Moreover, the present invention is also applicable to non-contact type radar level gauge systems, in which an electromagnetic signal is propagated towards the product contained in the tank using a radiating antenna, such as a cone antenna or a patch antenna.

Furthermore, reference is mainly made to filling level determination by means of measuring the time between transmitted and reflected pulses. As is, however, evident to the person skilled in the relevant art, the teachings of the present invention are equally applicable to radar level gauge systems utilizing phase information for determining the filling level through, for example, frequency-modulated continuous wave (FMCW) measurements.

When pulses modulated on a carrier are used, phase information can also be utilized.

FIG. 1 a schematically illustrates a radar level gauge system 1 according to an embodiment of the present invention, comprising a measurement electronics unit 2, and a probe 3. The radar level gauge system 1 is provided on a tank 5, which is partly filled with a product 6 to be gauged. By analyzing transmitted signals ST being guided by the probe 3 towards the surface 7 of the product 6, and echo signals SR traveling back from the surface 7, the measurement electronics unit 2 can determine the distance between a reference position and the surface 7 of the product 6, whereby the filling level can be deduced. It should be noted that, although a tank 5 containing a single product 6 is discussed herein, the distance to any material interface along the probe can be measured in a similar manner.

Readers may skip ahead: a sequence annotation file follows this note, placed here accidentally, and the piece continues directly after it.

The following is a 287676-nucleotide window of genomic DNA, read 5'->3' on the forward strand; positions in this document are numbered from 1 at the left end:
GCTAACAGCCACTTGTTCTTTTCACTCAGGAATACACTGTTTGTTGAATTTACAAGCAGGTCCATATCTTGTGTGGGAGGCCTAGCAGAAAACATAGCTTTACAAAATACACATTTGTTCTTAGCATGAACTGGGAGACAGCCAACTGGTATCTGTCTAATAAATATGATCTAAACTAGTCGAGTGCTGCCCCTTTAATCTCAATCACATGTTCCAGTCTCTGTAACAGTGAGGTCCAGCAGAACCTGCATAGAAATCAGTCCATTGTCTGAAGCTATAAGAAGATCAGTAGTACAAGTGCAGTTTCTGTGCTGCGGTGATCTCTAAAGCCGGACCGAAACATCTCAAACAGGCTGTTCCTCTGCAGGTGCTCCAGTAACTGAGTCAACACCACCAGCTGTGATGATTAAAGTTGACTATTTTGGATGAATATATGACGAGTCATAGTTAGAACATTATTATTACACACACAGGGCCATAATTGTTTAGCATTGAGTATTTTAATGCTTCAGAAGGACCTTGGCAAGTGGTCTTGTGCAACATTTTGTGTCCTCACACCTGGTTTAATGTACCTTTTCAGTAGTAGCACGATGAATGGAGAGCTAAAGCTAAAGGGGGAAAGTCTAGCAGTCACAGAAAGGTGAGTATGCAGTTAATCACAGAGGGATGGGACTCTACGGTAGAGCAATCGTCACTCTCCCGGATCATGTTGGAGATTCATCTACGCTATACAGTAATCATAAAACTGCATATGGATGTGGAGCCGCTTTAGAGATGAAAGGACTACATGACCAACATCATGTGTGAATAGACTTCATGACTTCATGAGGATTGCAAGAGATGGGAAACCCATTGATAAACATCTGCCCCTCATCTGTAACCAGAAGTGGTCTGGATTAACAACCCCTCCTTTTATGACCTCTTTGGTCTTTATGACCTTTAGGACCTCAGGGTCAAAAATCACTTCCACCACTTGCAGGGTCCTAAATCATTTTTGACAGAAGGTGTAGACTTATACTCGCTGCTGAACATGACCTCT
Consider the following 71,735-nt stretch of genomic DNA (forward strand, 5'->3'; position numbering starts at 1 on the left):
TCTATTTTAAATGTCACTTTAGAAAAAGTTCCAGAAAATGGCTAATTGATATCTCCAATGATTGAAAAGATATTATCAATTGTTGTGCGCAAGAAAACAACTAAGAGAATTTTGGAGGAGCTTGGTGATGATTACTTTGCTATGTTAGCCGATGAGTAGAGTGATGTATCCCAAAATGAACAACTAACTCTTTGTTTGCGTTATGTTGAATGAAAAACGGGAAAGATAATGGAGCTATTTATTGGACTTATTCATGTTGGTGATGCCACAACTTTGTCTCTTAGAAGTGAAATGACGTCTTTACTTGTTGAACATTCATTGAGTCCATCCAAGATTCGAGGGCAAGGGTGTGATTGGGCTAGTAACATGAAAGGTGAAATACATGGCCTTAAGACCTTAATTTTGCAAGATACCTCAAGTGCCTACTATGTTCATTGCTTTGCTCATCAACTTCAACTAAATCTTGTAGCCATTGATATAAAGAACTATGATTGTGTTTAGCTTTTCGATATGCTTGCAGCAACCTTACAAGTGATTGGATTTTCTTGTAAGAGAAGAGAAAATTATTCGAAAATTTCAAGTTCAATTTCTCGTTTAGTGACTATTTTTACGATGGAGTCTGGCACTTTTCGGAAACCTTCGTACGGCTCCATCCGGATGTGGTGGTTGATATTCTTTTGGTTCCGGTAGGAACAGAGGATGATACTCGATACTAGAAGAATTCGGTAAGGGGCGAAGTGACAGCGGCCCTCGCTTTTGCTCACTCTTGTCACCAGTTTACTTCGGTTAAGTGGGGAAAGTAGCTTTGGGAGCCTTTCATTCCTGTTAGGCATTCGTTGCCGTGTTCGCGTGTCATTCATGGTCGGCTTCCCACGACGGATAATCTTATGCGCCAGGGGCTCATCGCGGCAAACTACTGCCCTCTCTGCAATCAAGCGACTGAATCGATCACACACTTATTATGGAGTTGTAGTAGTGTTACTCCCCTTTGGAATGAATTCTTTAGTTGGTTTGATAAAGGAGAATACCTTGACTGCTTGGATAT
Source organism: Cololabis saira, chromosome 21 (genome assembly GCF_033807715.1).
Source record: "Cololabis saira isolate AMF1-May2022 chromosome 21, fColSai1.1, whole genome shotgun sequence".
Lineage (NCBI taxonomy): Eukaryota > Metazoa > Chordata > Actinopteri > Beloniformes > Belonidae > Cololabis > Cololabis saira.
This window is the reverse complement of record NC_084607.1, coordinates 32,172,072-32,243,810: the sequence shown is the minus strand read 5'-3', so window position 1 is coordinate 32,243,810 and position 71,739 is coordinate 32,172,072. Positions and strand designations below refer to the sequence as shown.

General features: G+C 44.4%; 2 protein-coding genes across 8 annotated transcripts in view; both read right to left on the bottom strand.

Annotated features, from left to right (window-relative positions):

As is schematically illustrated in FIG. 1 b, the electronics unit 2 comprises a transceiver 10 for transmitting and receiving electromagnetic signals, a processing unit 11, which is connected to the transceiver 10 for control of the transceiver and processing of signals received by the transceiver to determine the filling level of the product 6 in the tank 5. The processing unit 11 is, furthermore, connectable to external communication lines 13 for analog and/or digital communication via an interface 12. Moreover, although not shown in FIG. 1 b, the radar level gauge system 1 is typically connectable to an external power source, or may be powered through the external communication lines 13. Alternatively, the radar level gauge system 1 may be configured to communicate wirelessly.

With reference to FIGS. 2 a-c, different echo profiles resulting from signals returned to the transceiver 10 under different conditions will now be described.

The exemplary echo profile 20 shown in FIG. 2 a results from a probe 3 that is installed in an empty tank 5. As can be seen in FIG. 2 a, the echo profile 20 has first 21 and second 22 strong negative echoes. The first negative echo 21 results from reflection of the transmitted signal ST in FIG. 1 a at the interface between the measurement electronics unit 2 and the probe 3, and the second negative echo 22 results from reflection at the end of the probe 3.

In FIG. 2 b, another exemplary echo profile 25 is shown, comprising a further echo 26 resulting from reflection of the transmitted signals ST at the surface 7 of the product 6 in the tank 5. As is evident from FIG. 2 b, the acquired echo profile includes a number of disturbance echo signals that, in the present exemplary case, have significantly lower amplitude than the surface echo signal. In cases when the surface echo signal is especially weak, for example when the product to be gauged has a relative permittivity that is close to the relative permittivity of the atmosphere in the tank, or when especially strong disturbance echo signals are present, there is, however, a risk that a disturbance echo signal is classified as the surface echo signal and an incorrect filling level determination is obtained.